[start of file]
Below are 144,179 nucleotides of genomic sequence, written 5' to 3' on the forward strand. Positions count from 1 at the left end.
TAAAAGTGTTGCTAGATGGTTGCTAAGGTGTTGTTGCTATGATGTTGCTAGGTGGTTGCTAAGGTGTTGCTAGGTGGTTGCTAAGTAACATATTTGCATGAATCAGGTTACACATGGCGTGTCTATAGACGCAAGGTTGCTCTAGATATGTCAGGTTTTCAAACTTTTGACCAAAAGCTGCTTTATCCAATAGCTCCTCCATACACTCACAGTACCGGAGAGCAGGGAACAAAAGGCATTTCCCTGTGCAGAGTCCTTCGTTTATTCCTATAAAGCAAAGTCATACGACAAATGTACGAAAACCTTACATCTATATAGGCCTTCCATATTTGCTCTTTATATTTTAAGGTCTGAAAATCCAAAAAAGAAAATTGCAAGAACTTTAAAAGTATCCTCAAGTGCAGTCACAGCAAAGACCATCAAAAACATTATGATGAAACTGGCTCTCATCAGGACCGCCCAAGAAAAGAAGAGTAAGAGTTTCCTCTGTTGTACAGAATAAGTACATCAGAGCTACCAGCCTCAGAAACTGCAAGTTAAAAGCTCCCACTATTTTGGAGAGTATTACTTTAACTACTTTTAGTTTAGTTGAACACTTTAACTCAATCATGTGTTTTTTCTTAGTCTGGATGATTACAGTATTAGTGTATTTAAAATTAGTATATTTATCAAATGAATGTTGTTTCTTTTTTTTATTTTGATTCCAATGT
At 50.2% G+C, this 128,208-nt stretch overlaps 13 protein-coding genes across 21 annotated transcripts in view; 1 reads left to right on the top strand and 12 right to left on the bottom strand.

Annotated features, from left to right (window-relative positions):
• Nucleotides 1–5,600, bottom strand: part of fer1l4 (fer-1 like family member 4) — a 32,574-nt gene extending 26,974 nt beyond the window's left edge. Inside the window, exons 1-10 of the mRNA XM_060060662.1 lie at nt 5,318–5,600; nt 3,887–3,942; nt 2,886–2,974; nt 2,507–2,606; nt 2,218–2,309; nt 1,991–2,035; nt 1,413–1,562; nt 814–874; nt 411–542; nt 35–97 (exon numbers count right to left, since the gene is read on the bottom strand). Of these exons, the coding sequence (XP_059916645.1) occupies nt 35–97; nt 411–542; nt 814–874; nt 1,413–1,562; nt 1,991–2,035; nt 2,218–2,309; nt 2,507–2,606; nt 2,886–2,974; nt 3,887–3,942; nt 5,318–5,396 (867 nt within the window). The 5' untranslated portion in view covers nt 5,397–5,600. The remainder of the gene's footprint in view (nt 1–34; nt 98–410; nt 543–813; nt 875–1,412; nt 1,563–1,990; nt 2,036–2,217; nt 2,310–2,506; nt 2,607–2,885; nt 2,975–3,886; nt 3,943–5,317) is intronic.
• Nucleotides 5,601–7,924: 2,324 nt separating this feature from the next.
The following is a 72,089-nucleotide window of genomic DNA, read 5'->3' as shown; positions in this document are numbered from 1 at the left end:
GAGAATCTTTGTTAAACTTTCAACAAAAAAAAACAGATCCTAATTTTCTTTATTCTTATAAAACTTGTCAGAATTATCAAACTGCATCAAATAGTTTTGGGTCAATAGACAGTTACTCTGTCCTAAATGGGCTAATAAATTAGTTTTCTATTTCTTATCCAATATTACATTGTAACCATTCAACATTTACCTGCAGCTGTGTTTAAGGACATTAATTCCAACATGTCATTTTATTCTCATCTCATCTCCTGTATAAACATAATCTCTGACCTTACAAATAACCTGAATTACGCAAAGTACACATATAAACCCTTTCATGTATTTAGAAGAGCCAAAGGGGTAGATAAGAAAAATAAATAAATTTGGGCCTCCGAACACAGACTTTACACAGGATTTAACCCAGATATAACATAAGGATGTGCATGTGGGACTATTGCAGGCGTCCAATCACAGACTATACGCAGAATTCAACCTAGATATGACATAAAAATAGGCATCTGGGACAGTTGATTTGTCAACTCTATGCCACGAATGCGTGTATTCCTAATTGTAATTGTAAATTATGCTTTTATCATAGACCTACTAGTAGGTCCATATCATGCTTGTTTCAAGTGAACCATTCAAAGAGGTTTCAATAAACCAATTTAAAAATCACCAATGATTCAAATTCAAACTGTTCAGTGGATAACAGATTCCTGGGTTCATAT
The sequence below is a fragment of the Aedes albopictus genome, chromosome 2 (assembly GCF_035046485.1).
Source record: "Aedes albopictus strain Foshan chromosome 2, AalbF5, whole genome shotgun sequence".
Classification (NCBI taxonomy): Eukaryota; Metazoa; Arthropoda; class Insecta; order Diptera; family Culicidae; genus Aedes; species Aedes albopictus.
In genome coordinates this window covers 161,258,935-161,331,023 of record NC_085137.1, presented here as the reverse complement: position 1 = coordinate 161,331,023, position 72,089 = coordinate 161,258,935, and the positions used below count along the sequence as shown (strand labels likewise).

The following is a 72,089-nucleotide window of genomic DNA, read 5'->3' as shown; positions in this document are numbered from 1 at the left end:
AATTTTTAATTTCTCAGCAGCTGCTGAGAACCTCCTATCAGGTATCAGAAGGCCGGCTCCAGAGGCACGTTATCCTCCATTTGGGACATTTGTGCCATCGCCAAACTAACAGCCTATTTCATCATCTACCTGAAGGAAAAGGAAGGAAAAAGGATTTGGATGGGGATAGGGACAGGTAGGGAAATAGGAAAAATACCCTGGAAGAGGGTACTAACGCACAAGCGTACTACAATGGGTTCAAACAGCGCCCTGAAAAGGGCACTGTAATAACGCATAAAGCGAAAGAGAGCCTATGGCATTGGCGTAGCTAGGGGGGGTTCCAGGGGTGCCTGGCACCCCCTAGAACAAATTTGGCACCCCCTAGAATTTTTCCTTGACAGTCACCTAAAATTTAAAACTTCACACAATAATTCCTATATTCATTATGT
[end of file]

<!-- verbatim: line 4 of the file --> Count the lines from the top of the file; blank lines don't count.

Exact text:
Annotated features, from left to right (window-relative positions):